Aitken, Ian. Film and Reform: John Grierson and the Documentary Film Movement. London: Routeledge, 1990. Focuses on John Grierson and the history of British documentary.
Alexander, William. Film on the Left. Princeton, New Jersey: Princeton University Press., 1981. Offers biographies on important political film makers of the 1930s and purpose behind the documentary film movement.
Baddeley, W. Hugh. The Technique of Documentary Film Production. New York: Hastings House, 1963. Discusses and defines documentary film as an instrument of practical teaching.
Barnouw, Erik. Documentary: A History of the Non-Fiction Film. New York: Oxford University Press, 1974. Offers a history of documentary films, including a section on Frontier Films and Pare Lorentz with accompanying photographs.
Barsam, Richard M. Non-Fiction Film: A Critical History. Bloomington and Indianapolis: Indiana University Press, 1973. A history of documentary film with a chapter on American Non-Fiction Films from 1930-1939. Discusses Frontier Films, Pare Lorentz, newsreels, etc. with photographs.
Campbell, Russell. Cinema Strikes Back: Radical Filmmaking in the United States 1930-1942. Ann Arbor, Michigan: UMI Research Press, 1978. Important text focusing entirely on the history, output, and effects of Frontier Films. Includes scripts from several films.
Denning, Michael. The Cultural Front: The Laboring of American Culture in the Twentieth Century. New York: Verso, 1996. Discusses Frontier Films inside a narrative on the American Popular Front.
Ellis, Jack C. The Documentary Idea: A Critical History of English-Language Documentary Film and Video. Englewood Cliffs, New Jersey: Prentice Hall, 1989. A definitive glimpse of documentary from Flaherty to World War I, with discussions of films and behind the scenes.
Fielding, Raymond. The American Newsreel: 1911-1967. Norman, Oklahoma: University of Oklahoma Press, 1972. Looks at the history of news films and reels from 1889-1967, including March of Time which Native Land attempted to discredit.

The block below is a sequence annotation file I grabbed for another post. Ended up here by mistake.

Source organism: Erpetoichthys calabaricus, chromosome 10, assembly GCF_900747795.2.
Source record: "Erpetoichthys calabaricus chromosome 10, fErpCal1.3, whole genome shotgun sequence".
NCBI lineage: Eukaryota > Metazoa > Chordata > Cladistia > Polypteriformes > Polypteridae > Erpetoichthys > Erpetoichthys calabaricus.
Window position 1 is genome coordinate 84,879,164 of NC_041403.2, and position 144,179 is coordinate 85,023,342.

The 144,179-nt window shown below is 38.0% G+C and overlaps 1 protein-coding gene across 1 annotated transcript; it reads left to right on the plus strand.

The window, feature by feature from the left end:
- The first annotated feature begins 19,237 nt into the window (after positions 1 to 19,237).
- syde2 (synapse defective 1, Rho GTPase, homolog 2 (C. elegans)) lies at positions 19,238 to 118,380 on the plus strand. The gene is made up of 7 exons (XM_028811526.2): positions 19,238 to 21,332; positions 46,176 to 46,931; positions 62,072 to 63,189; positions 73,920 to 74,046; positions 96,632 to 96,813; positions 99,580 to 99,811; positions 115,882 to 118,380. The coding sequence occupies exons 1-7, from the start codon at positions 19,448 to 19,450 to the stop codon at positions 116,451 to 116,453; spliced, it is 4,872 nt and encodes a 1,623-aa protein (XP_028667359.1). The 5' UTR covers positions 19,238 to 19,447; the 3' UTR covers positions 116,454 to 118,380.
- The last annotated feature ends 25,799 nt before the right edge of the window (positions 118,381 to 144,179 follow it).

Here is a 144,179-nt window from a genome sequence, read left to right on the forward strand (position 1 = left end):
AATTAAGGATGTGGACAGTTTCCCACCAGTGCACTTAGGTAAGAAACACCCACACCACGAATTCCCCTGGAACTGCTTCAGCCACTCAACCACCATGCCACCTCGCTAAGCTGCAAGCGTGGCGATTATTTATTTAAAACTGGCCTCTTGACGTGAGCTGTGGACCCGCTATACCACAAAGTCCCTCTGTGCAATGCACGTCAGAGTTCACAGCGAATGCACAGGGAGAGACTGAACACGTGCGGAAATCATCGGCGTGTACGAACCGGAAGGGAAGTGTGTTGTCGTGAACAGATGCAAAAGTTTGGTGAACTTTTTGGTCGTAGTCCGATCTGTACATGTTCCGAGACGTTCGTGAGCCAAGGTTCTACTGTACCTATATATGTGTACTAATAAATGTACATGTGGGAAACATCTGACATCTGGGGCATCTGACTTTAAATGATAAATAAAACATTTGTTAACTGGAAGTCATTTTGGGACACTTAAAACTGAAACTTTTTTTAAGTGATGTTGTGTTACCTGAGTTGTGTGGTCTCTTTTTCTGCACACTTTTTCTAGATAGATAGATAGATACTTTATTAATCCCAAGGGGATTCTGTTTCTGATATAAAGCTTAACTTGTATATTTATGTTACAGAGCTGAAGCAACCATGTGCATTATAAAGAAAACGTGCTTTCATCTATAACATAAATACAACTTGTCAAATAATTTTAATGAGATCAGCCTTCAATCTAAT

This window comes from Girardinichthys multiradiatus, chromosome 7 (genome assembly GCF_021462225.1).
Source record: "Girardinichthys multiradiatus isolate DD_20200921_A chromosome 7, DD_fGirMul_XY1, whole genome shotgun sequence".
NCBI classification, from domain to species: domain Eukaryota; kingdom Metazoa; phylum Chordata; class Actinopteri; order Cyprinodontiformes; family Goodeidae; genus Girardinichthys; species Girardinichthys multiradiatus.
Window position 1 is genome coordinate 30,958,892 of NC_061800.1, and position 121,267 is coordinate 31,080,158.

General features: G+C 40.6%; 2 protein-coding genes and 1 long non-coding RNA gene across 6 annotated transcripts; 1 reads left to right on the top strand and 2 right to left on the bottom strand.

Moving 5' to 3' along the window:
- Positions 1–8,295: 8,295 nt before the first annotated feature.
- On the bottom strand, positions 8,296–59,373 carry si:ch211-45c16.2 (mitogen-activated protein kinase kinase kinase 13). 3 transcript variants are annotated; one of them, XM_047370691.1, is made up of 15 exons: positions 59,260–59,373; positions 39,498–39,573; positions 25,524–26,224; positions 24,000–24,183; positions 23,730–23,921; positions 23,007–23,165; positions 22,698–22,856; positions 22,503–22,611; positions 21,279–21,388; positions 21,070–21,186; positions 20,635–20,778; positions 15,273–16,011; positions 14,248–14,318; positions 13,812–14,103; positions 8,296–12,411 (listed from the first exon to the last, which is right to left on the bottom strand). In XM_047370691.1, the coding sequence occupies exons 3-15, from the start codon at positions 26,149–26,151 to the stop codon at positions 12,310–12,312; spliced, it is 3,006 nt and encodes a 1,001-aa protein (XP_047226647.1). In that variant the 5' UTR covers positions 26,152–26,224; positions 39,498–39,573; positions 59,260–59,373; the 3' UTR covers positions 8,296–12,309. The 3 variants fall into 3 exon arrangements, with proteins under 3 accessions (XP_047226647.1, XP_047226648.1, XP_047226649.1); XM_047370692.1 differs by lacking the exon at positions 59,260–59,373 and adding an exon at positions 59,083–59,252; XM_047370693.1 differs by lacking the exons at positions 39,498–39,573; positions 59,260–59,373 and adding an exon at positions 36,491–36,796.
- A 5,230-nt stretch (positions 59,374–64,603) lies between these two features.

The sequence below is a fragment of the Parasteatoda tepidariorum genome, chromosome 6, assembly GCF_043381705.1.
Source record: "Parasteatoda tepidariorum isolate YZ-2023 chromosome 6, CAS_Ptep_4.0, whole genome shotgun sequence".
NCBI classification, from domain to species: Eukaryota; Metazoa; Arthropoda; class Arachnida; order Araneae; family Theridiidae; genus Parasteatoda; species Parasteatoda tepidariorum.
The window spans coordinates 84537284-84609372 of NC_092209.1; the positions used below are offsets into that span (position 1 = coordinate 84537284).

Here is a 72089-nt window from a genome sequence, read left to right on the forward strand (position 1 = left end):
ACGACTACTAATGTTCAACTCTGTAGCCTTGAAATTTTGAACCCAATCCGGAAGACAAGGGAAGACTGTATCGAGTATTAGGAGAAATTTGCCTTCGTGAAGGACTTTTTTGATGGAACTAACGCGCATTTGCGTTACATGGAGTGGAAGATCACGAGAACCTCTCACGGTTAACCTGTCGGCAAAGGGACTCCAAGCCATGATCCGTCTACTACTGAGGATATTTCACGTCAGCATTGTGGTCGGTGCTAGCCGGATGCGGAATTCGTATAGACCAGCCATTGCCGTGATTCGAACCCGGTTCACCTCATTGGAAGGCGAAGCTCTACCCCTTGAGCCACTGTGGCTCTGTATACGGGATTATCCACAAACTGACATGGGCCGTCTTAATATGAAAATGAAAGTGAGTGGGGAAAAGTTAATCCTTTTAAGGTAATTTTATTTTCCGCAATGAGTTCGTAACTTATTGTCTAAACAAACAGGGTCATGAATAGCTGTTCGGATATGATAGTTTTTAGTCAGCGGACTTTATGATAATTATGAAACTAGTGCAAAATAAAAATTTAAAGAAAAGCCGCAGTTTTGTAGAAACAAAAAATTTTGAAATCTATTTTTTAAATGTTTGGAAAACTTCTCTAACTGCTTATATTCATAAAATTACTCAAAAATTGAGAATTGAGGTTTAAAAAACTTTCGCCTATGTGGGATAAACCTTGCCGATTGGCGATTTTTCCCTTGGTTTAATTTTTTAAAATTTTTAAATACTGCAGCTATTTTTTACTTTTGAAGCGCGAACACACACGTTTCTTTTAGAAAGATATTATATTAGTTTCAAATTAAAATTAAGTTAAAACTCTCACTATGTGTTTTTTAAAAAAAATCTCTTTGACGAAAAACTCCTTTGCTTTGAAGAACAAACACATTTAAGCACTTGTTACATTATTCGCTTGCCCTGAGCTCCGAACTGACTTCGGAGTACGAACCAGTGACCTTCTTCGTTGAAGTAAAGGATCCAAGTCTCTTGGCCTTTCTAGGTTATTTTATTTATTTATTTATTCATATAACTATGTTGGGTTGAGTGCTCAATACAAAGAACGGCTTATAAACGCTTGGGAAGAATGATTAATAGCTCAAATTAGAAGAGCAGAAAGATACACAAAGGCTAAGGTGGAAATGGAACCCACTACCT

Grant, Barry Keith and Jeannette Sloniowski. Documenting the Documentary: Close Readings of Documentary Film and Video. Detroit: Wayne State University Press, 1998. The most relevant chapters are chapters 7 and 8--"American Documentary Finds Its Voice: Persuasion and Expression in The Plow and The City" and "The Spanish Earth by Joris Ivens."
Grierson, John. Grierson on Documentary. London: William Collins Sons and Company, Ltd., 1966. An invaluable resource for background theory and British history of documentary film.
Guynn, William. Cinema of the Non-Fiction. Cranbury, New Jersey: Associated University Presses, Inc., 1990. An excellent source on documentary theory, offering extensive definitions, explanations, and history of the non-fiction film.
Kracauer, Siegfried. Theory of Film: The Redemption of Physical Reality. London: Oxford University Press, 1960. Discusses the basic concepts of cinema and the documentary, including composition, music, and the characteristics of films of fact such as Valley Town.
Levin, G. Roy. Documentary Explorations. Garden City, New Jersey: Doubleday and Company, Inc., 1971. Contains fifteen interviews with film makers from the thirties era, including Willard Van Dyke.
Lewis, Jacobs. Ed. The Documentary Tradition: From Nanook to Woodstock. New York: Hopkins and Blake, 1971. A compilation of essays from the Depression era on the forms of Hollywood, film reviews, and definitions of documentary.
MacCann, Richard Dyer. The People's Films: A Political History of United States Government Motion Pictures. New York: Hastings House, 1973. An in-depth discussion of the tradition of documentary film in the United States, tracing government films by department.
Monaco, James. How to Read a Film: The World of Movies, Media, Multimedia. 3rd ed. New York: Oxford University Press, 2000. A broad overview of film language, history, and theory in addition to changing technology and film as art.
Nelmes, Jill. Ed. An Introduction to Film Studies. London: Routeledge, 1996. Academic essays on film form, art, technology, and most relevant the documentary as social reality by Paul Wells.
Rabiger, Michael. Directing the Documentary. Boston: Focal Press, 1998. Provides a brief and functional definition of documentary as a preface to the practical aspects of producing a documentary. A discussion of theory and documentary elements is also included.
Renov, Michael. Ed. Theorizing Documentary. New York: Routledge, 1993. Ten essays on meaning, poetics, and performance in documentary.
Smither, Roger and Wolfgang Klaue. Newsreels in Film Archives. Cranbury, New Jersey: Associated University Press, 1996. Offers a brief discussion of newsreel history and a discussion of March of Time.
Spottiswoode, Raymond. A Grammar of the Film: An Analysis of Film Technique. Berkley: University of California Press, 1965. A compact resource on film definitions, history, categories, and techniques.
Stott, William. Documentary Expression and Thirties America. New York: Oxford University, 1974. Includes history, definitions, and discussion of documentary in America in the thirties.
Waugh, Thomas. Ed. Show Us Life: Toward a History and Aesthetics of the Committed Documentary. Metuschen, New Jersey: The Scarecrow Press, Inc., 1984. Of particular interest is chapter 4: "Radical Documentary in the United States 1930-1942" by Russell Campbell, which gives a brief and succinct discussion of Frontier Films.